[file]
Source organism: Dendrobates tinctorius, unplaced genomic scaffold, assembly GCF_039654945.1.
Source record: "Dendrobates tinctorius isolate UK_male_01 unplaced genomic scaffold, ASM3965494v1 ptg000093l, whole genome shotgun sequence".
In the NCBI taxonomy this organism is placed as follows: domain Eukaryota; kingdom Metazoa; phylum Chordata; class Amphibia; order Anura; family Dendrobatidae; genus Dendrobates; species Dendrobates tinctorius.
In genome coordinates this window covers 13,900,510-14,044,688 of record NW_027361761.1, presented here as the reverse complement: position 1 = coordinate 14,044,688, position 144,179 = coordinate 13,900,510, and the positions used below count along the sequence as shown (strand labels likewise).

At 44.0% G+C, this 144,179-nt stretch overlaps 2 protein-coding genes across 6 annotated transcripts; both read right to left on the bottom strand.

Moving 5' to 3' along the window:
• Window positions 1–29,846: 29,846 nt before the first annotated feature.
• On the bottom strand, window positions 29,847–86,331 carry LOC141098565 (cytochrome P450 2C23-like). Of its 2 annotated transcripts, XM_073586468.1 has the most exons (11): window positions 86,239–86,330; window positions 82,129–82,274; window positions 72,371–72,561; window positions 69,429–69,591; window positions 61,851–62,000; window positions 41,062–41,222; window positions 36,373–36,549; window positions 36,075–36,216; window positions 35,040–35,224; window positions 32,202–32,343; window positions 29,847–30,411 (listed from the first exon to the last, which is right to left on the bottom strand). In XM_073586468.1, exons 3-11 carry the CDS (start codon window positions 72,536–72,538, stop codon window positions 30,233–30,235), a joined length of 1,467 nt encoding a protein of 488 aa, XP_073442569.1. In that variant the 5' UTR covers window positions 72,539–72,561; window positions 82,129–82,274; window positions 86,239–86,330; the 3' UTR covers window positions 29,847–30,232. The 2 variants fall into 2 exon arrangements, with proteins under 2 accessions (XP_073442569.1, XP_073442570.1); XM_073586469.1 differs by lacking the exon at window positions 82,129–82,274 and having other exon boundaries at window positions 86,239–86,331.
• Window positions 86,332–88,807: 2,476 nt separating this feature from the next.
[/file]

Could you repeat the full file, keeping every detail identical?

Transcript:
Source organism: Dendrobates tinctorius, unplaced genomic scaffold, assembly GCF_039654945.1.
Source record: "Dendrobates tinctorius isolate UK_male_01 unplaced genomic scaffold, ASM3965494v1 ptg000093l, whole genome shotgun sequence".
In the NCBI taxonomy this organism is placed as follows: domain Eukaryota; kingdom Metazoa; phylum Chordata; class Amphibia; order Anura; family Dendrobatidae; genus Dendrobates; species Dendrobates tinctorius.
In genome coordinates this window covers 13,900,510-14,044,688 of record NW_027361761.1, presented here as the reverse complement: position 1 = coordinate 14,044,688, position 144,179 = coordinate 13,900,510, and the positions used below count along the sequence as shown (strand labels likewise).

At 44.0% G+C, this 144,179-nt stretch overlaps 2 protein-coding genes across 6 annotated transcripts; both read right to left on the bottom strand.

Moving 5' to 3' along the window:
• Window positions 1–29,846: 29,846 nt before the first annotated feature.
• On the bottom strand, window positions 29,847–86,331 carry LOC141098565 (cytochrome P450 2C23-like). Of its 2 annotated transcripts, XM_073586468.1 has the most exons (11): window positions 86,239–86,330; window positions 82,129–82,274; window positions 72,371–72,561; window positions 69,429–69,591; window positions 61,851–62,000; window positions 41,062–41,222; window positions 36,373–36,549; window positions 36,075–36,216; window positions 35,040–35,224; window positions 32,202–32,343; window positions 29,847–30,411 (listed from the first exon to the last, which is right to left on the bottom strand). In XM_073586468.1, exons 3-11 carry the CDS (start codon window positions 72,536–72,538, stop codon window positions 30,233–30,235), a joined length of 1,467 nt encoding a protein of 488 aa, XP_073442569.1. In that variant the 5' UTR covers window positions 72,539–72,561; window positions 82,129–82,274; window positions 86,239–86,330; the 3' UTR covers window positions 29,847–30,232. The 2 variants fall into 2 exon arrangements, with proteins under 2 accessions (XP_073442569.1, XP_073442570.1); XM_073586469.1 differs by lacking the exon at window positions 82,129–82,274 and having other exon boundaries at window positions 86,239–86,331.
• Window positions 86,332–88,807: 2,476 nt separating this feature from the next.